Despite the huge market penetration of ARM-architecture devices, superior performance-per-watt and Windows adoption, the English firm still suffers from a significant disadvantage; support for x86.
Perhaps the biggest issue is that, x86 isn't a legacy architecture and isn't looking to die any-time soon and so, many programs will still be designed to support only this platform. Microsoft made a choice, when bringing Windows support to ARM, to avoid desktop support and any form of x86 emulation, despite the modern ARM processor performing on a level around that of a high-end Atom - clearly capable of running a full-fat OS.
American firm, Elbrus Technologies, plans to take advantage of this gap in the market and currently offers an x86 to ARM emulator that functions at around 40 per cent efficiency. This may not sound so great, however, ARM processors typically offer between 50 and 90 per cent superior performance per watt and so already, there's the appeal of more efficient computing in some scenarios.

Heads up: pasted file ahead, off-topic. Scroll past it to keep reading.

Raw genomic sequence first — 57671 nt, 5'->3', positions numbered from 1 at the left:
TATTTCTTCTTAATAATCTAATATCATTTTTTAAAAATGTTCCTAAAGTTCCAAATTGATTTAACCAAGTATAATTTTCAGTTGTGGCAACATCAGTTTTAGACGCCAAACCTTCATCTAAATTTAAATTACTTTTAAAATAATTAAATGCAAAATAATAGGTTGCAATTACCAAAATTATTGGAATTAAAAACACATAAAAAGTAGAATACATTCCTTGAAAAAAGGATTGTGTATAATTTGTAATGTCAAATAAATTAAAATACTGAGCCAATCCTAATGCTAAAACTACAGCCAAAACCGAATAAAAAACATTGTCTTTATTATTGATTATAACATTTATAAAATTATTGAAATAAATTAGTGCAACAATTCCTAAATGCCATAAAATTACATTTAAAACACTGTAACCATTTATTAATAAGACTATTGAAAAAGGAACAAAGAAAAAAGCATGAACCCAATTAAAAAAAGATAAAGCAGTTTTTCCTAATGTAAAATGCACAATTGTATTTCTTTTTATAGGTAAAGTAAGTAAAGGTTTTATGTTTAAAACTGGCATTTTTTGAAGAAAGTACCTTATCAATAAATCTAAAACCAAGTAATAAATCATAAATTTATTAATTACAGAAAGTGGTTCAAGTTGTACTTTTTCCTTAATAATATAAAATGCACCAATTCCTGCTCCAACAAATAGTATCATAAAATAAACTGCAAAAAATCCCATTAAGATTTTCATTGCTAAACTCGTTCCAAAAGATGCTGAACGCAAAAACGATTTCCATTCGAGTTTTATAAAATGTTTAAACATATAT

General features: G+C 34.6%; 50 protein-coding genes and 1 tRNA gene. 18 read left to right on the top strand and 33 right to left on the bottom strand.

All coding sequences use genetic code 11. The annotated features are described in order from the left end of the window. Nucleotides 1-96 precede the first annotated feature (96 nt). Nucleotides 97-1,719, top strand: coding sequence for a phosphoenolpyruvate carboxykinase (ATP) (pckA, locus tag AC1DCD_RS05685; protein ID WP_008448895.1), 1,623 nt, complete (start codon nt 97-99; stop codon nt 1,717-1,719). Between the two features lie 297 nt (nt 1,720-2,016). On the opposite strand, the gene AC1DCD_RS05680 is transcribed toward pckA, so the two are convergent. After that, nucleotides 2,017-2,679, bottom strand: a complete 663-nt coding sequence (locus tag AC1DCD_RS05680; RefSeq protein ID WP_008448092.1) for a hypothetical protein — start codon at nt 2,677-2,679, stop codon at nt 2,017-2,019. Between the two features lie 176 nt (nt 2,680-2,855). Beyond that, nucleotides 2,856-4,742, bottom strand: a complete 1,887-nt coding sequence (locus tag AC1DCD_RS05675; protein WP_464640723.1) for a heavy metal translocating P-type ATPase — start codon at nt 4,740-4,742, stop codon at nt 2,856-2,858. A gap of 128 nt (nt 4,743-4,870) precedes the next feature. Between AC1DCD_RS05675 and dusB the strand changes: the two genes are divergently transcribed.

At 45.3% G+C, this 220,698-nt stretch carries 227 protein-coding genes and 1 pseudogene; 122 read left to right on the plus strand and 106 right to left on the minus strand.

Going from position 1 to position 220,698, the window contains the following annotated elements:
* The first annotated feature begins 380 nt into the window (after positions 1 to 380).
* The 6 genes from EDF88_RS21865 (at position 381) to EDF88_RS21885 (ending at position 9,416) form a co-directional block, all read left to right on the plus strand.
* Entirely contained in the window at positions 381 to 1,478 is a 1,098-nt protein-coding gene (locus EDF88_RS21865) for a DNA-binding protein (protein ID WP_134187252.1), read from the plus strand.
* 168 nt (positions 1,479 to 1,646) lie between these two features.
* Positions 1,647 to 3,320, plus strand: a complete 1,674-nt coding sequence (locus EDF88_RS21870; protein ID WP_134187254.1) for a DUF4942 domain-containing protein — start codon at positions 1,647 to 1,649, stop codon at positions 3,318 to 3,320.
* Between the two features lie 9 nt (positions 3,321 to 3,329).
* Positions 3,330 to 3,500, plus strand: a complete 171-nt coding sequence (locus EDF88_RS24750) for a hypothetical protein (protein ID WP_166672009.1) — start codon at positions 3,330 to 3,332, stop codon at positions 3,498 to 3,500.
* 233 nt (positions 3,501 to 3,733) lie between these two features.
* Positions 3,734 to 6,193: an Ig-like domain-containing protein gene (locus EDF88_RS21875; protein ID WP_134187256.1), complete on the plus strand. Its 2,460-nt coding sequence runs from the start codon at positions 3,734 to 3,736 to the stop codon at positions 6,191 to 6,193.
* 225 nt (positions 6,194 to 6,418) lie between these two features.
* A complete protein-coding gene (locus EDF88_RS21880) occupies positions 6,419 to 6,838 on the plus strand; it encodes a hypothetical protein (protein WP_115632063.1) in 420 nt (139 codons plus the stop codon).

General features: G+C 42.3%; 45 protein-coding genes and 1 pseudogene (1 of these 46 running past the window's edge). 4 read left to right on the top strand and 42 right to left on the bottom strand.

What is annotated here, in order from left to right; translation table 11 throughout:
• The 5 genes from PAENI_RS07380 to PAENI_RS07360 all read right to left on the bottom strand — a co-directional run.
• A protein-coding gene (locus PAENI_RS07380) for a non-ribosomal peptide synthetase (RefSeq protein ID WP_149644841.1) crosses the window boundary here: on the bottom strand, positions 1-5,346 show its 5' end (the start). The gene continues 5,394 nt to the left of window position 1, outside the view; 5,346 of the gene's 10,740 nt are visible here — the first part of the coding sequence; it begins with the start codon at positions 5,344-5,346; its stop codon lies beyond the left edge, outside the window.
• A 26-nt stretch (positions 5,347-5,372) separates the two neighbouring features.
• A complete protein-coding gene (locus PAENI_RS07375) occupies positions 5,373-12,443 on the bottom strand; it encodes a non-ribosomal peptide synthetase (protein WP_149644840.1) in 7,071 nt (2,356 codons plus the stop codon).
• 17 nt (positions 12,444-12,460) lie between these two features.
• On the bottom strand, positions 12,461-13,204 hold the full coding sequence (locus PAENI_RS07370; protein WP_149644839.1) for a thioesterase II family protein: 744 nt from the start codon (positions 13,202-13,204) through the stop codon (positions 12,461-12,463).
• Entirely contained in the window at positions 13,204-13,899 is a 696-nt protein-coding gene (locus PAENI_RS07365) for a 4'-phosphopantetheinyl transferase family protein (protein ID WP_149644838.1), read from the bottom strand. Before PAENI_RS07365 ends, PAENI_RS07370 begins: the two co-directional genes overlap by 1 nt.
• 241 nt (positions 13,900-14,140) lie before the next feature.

Elbrus hopes that in two years, the firm will be able to reach 80 per cent emulation efficiency versus a native ARM app, through the creation of a binary translator and optimisation process. Even if the firm reaches only 60 per cent efficiency, this will still see most applications run at a superior performance-per-watt to a native x86 processor and, likely at a lower cost as well. This has serious appeal for both ultra-portables and more so for large data centres, where owners can invest in many, cheap ARM cores, whilst being able to run a stock x86 operating system and program.
If ever an x86 to ARM emulator surpasses 60 per cent efficiency and proves to function reliably, it'll be one to keep an eye on, as there'll be a serious new competitor entering the x86 market.